The Chicago Cultural Center, 1897, is a Chicago Landmark building that houses the city's official reception venue where the Mayor of Chicago has welcomed Presidents and royalty, diplomats and community leaders.
The building was designed by Boston architectural firm Shepley, Rutan and Coolidge for the city's central library. 3-foot-thick (0.91 m) masonry walls are faced with Bedford Blue Limestone on a granite base. The building was designed in a generally neoclassical style with Italian Renaissance elements. Neoclassicism.
Behind it, left, triangular: Crain Communications Building is a 49-story, 582 foot (177 m) skyscraper located at 150 North Michigan Avenue in downtown Chicago. It was also known as the Smurfit–Stone Building and the Stone Container Building and was formerly called the Associates Center. Construction began in 1983 and was completed in 1984. The building, noted for its unusually slanted facade, was designed by Sheldon Schlegman .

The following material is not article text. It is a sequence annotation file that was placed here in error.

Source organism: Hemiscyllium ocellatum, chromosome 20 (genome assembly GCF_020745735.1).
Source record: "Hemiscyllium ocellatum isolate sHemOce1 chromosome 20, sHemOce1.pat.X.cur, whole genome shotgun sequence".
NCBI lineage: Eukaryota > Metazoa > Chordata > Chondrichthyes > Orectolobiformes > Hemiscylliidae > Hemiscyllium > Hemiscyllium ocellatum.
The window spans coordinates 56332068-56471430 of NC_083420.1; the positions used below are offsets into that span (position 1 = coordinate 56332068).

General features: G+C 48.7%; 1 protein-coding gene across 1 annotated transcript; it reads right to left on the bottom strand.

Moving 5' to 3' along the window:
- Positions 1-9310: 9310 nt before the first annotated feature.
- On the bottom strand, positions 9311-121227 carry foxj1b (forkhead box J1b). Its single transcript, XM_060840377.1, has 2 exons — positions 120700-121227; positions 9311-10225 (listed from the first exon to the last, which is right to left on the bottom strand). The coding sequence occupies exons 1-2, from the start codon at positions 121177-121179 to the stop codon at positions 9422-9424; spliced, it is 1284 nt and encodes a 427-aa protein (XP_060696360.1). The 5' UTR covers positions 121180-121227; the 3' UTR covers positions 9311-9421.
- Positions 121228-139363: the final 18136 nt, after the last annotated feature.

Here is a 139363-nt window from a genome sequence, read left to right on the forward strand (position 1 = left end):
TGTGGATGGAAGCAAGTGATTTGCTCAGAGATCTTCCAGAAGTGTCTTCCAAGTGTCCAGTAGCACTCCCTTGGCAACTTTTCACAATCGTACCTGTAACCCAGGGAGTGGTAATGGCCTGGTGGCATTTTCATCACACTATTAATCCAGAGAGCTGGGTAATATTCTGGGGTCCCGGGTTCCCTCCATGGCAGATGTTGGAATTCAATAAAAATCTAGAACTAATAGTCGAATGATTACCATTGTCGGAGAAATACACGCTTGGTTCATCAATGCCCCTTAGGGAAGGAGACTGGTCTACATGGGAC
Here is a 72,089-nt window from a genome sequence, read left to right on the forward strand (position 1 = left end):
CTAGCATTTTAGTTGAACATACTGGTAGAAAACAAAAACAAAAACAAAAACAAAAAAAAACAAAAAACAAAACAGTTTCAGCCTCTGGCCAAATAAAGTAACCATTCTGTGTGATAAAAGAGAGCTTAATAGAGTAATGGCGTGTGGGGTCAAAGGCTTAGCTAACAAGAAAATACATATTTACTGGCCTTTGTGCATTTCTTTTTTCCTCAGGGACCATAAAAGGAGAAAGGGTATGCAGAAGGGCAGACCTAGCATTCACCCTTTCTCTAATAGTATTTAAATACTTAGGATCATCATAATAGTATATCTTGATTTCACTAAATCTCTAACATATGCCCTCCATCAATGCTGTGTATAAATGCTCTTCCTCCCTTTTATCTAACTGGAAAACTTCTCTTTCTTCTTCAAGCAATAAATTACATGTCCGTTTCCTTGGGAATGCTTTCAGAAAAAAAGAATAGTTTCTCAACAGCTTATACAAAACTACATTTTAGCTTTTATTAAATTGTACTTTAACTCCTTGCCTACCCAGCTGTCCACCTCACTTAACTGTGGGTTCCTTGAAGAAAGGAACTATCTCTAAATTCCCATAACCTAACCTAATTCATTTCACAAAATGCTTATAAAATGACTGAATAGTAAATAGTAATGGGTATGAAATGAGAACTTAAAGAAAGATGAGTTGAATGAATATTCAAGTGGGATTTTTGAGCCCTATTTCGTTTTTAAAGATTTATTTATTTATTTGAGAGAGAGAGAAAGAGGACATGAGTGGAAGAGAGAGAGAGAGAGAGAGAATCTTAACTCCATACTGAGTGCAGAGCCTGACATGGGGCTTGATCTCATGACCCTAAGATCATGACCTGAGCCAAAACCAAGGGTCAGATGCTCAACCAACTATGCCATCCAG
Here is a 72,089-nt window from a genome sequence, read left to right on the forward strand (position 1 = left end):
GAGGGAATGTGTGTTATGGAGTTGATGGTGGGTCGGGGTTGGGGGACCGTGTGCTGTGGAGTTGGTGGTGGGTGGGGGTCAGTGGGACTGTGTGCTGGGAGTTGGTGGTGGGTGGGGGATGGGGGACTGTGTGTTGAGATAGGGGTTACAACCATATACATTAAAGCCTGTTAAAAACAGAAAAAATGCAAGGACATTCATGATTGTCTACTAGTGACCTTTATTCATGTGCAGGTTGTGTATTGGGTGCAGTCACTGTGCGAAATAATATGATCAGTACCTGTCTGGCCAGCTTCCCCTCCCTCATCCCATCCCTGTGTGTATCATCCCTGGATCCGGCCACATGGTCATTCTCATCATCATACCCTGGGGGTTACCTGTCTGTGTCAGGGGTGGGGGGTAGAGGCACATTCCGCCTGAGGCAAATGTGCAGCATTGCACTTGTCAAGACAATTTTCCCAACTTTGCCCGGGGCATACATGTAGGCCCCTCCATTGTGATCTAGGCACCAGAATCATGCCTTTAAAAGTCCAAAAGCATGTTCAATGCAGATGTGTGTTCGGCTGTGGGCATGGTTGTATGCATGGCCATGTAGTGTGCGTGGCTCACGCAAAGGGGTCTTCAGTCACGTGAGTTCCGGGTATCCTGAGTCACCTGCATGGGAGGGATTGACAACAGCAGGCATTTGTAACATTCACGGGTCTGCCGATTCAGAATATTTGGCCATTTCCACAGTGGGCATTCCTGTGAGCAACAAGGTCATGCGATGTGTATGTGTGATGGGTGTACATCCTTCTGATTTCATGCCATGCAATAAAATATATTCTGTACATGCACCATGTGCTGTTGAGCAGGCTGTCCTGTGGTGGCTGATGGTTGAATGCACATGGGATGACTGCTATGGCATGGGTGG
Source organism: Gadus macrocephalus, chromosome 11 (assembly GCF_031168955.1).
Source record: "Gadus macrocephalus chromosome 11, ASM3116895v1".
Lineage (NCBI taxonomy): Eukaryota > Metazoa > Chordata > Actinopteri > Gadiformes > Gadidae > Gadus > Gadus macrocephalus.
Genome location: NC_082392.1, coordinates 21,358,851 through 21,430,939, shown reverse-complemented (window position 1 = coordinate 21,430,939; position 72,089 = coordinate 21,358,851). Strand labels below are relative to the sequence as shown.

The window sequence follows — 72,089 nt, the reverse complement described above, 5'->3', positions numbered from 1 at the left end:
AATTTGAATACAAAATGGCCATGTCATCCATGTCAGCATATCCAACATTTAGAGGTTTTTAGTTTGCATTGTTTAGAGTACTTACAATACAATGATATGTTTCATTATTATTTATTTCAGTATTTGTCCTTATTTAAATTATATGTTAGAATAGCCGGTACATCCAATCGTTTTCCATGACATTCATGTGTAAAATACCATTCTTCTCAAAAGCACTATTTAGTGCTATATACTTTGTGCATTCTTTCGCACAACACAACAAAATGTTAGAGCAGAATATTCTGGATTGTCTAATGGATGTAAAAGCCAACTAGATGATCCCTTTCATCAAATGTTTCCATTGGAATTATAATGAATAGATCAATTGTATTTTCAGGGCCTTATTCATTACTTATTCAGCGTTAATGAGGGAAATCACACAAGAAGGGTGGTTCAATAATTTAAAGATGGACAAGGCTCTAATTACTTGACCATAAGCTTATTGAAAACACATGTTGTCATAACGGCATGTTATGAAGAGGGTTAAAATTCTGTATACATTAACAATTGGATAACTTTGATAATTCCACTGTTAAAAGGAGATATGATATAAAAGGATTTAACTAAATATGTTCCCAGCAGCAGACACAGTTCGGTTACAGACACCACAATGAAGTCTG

Behind it, center: Two Prudential Plaza, 1990, postmodernism.
Behind it, right: The Aon Center, 1974, supertall skyscraper, 83 floors, third tallest in Chicago. 1973, modernism.